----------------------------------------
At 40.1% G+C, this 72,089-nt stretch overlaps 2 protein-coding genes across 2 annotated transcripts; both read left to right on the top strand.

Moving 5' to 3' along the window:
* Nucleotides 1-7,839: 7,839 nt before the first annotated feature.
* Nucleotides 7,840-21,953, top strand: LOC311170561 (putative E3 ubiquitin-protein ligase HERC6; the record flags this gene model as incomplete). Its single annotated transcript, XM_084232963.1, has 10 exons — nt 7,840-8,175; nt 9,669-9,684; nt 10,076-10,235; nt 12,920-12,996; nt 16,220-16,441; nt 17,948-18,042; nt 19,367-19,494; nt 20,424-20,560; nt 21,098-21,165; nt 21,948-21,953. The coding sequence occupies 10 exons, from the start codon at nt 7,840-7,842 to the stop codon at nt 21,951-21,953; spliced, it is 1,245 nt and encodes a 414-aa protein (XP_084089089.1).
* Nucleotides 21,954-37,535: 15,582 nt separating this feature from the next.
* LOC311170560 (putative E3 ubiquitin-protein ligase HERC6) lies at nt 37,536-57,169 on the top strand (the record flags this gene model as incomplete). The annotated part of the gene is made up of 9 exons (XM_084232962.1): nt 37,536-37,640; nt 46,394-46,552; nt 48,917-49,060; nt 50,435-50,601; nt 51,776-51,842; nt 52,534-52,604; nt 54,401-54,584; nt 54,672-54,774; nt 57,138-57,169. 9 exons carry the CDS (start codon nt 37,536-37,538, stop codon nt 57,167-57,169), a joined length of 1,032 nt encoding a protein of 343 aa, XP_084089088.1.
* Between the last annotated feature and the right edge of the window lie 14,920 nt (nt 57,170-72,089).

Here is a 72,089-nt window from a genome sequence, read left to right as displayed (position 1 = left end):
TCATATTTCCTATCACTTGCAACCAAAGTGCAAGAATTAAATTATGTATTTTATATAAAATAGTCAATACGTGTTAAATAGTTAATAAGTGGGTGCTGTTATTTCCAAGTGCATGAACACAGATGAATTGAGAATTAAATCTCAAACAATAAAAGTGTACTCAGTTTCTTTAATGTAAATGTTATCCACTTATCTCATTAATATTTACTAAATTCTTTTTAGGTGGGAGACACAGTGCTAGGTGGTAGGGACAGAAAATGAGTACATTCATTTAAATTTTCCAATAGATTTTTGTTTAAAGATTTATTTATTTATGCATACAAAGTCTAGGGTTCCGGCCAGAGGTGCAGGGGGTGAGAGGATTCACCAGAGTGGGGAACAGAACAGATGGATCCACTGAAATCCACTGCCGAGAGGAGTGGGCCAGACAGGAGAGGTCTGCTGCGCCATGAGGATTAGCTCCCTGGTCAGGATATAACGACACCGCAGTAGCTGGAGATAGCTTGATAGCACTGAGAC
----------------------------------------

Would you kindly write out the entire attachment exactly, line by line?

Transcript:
At 40.1% G+C, this 72,089-nt stretch overlaps 2 protein-coding genes across 2 annotated transcripts; both read left to right on the top strand.

Moving 5' to 3' along the window:
* Nucleotides 1-7,839: 7,839 nt before the first annotated feature.
* Nucleotides 7,840-21,953, top strand: LOC311170561 (putative E3 ubiquitin-protein ligase HERC6; the record flags this gene model as incomplete). Its single annotated transcript, XM_084232963.1, has 10 exons — nt 7,840-8,175; nt 9,669-9,684; nt 10,076-10,235; nt 12,920-12,996; nt 16,220-16,441; nt 17,948-18,042; nt 19,367-19,494; nt 20,424-20,560; nt 21,098-21,165; nt 21,948-21,953. The coding sequence occupies 10 exons, from the start codon at nt 7,840-7,842 to the stop codon at nt 21,951-21,953; spliced, it is 1,245 nt and encodes a 414-aa protein (XP_084089089.1).
* Nucleotides 21,954-37,535: 15,582 nt separating this feature from the next.
* LOC311170560 (putative E3 ubiquitin-protein ligase HERC6) lies at nt 37,536-57,169 on the top strand (the record flags this gene model as incomplete). The annotated part of the gene is made up of 9 exons (XM_084232962.1): nt 37,536-37,640; nt 46,394-46,552; nt 48,917-49,060; nt 50,435-50,601; nt 51,776-51,842; nt 52,534-52,604; nt 54,401-54,584; nt 54,672-54,774; nt 57,138-57,169. 9 exons carry the CDS (start codon nt 37,536-37,538, stop codon nt 57,167-57,169), a joined length of 1,032 nt encoding a protein of 343 aa, XP_084089088.1.
* Between the last annotated feature and the right edge of the window lie 14,920 nt (nt 57,170-72,089).

Here is a 72,089-nt window from a genome sequence, read left to right as displayed (position 1 = left end):
TCATATTTCCTATCACTTGCAACCAAAGTGCAAGAATTAAATTATGTATTTTATATAAAATAGTCAATACGTGTTAAATAGTTAATAAGTGGGTGCTGTTATTTCCAAGTGCATGAACACAGATGAATTGAGAATTAAATCTCAAACAATAAAAGTGTACTCAGTTTCTTTAATGTAAATGTTATCCACTTATCTCATTAATATTTACTAAATTCTTTTTAGGTGGGAGACACAGTGCTAGGTGGTAGGGACAGAAAATGAGTACATTCATTTAAATTTTCCAATAGATTTTTGTTTAAAGATTTATTTATTTATGCATACAAAGTCTAGGGTTCCGGCCAGAGGTGCAGGGGGTGAGAGGATTCACCAGAGTGGGGAACAGAACAGATGGATCCACTGAAATCCACTGCCGAGAGGAGTGGGCCAGACAGGAGAGGTCTGCTGCGCCATGAGGATTAGCTCCCTGGTCAGGATATAACGACACCGCAGTAGCTGGAGATAGCTTGATAGCACTGAGAC